Suppose that a sign at the entrance of a hotel reads: “Don’t enter these premises unless you are accompanied by a registered guest”. You see someone who is about to enter, and you tell her: “Don’t enter these premises if you are an unaccompanied registered guest”. She asks why, and you reply: “It follows from what the sign says”. It seems that you made a valid inference from an imperative premise to an imperative conclusion. But it also seems that imperatives (...)
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  15. The Indeterminacy Paradox: Character Evaluations and Human Psychology.Peter B. M. Vranas - 2005 - Noûs 39 (1):1–42.
    You may not know me well enough to evaluate me in terms of my moral character, but I take it you believe I can be evaluated: it sounds strange to say that I am indeterminate, neither good nor bad nor intermediate. Yet I argue that the claim that most people are indeterminate is the conclusion of a sound argument—the indeterminacy paradox—with two premises: (1) most people are fragmented (they would behave deplorably in many and admirably in many other situations); (2) (...)
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  16. A Copernican Revolution in Science and Religion Towards a Third Millennium Spirituality:The Entangled State of God and Humanity.Peter B. Todd - forthcoming - Symposium Conference Paper, C. G. Jung Society of Melbourne, May 21, 2016.
    As the title, The Entangled State of God and Humanity suggests, this lecture dispenses with the pre-Copernican, patriarchal, anthropomorphic image of God while presenting a case for a third millennium theology illuminated by insights from archetypal depth psychology, quantum physics, neuroscience and evolutionary biology. It attempts to smash the conceptual barriers between science and religion and in so doing, it may contribute to a Copernican revolution which reconciles both perspectives which have been apparently irreconcilable opposites since the sixteenth century. The (...)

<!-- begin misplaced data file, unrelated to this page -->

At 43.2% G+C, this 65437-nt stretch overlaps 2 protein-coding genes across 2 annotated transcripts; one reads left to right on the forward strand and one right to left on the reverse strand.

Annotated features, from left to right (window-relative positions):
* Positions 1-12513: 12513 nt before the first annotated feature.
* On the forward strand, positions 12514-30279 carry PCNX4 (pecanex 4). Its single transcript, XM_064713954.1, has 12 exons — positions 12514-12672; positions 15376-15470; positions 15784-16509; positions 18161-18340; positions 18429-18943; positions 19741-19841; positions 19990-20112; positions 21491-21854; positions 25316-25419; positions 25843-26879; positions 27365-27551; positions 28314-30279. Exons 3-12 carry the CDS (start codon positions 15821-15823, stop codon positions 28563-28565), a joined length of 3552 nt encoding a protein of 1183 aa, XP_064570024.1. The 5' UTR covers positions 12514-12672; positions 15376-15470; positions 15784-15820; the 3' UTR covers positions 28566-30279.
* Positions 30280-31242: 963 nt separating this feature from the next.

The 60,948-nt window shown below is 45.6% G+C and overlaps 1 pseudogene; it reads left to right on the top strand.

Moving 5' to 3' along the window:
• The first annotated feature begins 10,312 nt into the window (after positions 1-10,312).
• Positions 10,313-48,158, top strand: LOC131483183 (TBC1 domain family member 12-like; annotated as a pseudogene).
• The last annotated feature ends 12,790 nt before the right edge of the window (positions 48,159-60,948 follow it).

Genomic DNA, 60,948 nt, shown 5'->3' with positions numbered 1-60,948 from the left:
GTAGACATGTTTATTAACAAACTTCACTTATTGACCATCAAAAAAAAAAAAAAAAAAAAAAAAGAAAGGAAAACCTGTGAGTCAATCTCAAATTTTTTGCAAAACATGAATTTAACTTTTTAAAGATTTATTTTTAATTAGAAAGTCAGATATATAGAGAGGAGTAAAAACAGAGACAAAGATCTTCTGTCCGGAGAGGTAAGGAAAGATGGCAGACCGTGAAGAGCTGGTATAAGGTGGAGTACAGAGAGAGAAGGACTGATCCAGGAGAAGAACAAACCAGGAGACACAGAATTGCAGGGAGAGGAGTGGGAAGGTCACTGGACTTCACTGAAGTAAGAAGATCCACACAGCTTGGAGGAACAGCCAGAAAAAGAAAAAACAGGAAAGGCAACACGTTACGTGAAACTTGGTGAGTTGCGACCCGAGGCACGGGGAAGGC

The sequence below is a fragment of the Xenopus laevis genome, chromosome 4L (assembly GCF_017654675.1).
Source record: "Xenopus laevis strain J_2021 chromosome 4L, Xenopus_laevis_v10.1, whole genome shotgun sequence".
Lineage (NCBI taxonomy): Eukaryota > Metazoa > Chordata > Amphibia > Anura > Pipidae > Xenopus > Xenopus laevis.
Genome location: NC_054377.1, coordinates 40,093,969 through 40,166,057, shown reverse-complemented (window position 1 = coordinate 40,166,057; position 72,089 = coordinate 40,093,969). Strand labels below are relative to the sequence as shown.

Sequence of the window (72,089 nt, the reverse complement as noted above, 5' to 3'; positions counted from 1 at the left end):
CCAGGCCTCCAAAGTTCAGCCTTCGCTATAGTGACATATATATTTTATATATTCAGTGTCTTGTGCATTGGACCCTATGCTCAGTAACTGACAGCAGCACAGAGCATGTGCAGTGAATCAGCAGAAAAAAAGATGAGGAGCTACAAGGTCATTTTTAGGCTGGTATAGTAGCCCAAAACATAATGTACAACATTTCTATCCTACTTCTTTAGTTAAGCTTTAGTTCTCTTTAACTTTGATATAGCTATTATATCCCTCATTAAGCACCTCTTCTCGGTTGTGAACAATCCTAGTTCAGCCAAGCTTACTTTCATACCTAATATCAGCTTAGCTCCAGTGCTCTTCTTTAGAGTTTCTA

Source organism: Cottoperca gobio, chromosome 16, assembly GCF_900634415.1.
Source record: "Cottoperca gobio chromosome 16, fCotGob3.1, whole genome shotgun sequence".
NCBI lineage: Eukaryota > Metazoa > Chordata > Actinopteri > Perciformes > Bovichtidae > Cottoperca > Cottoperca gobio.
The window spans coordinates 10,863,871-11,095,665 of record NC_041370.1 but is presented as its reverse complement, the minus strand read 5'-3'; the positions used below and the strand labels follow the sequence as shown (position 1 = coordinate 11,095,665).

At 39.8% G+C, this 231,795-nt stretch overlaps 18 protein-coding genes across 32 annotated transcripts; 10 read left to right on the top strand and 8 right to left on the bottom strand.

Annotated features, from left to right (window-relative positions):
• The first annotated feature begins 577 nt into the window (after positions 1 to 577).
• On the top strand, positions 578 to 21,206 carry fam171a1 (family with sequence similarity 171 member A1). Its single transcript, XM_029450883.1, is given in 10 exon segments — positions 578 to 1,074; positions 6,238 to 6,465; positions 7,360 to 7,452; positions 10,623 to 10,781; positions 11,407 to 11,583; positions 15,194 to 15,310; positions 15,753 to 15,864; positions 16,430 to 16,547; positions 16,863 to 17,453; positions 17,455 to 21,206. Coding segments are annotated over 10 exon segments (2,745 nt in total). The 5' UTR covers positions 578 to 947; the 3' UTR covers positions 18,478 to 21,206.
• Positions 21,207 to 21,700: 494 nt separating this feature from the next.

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  17. Chrysostom and Augustine on the Ultimate Meaning of Human Freedom.Peter B. Ely - 2006 - Ultimate Reality and Meaning 29 (3):163-182.
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  18. Revisiting Paul Ricoeur on the Symbolism of Evil: A Theological Retrieval.Peter B. Ely - 2001 - Ultimate Reality and Meaning 24 (1):40-64.
     
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  19. Tibor Horvath: Teacher for a Lifetime.Peter B. Ely - 2008 - Ultimate Reality and Meaning 31 (2-3):132-138.
     
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  20. The Adamic Myth in the Christian Idea of Salvation: An Exploration.Peter B. Ely - 2005 - Ultimate Reality and Meaning 28 (2):127-148.
     
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  21.  14
    Time in Whitehead and Heidegger: A Response.Peter B. Manchester - 1975 - Process Studies 5 (2):106-113.
  22. Peter B¡ Gh Andersenis a Professor with the Department for Information and Media Studies, Aarhus University, Denmark. He Was Born 1945 and Received a PhD in the Danish Language (1971). His Doctoral Dissertation Was Titled A Theory of Computer Semiotics: Semiotic Ap-Proaches to Construction and Assessment of Computer Systems (Cambridge University Press, 1990). He is the Author of More Than 130 Papers and Three Books, Co-Editor of Six Books. [REVIEW]Phyllis Chiasson - 2007 - In R. Gudwin & J. Queiroz (eds.), Semiotics and Intelligent Systems Development. Idea Group. pp. 343.
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  23.  70
    "A Review of David Chalmers'essay" the Matrix as Metaphysics". [REVIEW]Peter B. Lloyd - 2008 - Discusiones Filosóficas 9 (12):175 - 192.
  24. New Foundations for Imperative Logic I: Logical Connectives, Consistency, and Quantifiers.Peter B. M. Vranas - 2008 - Noûs 42 (4):529-572.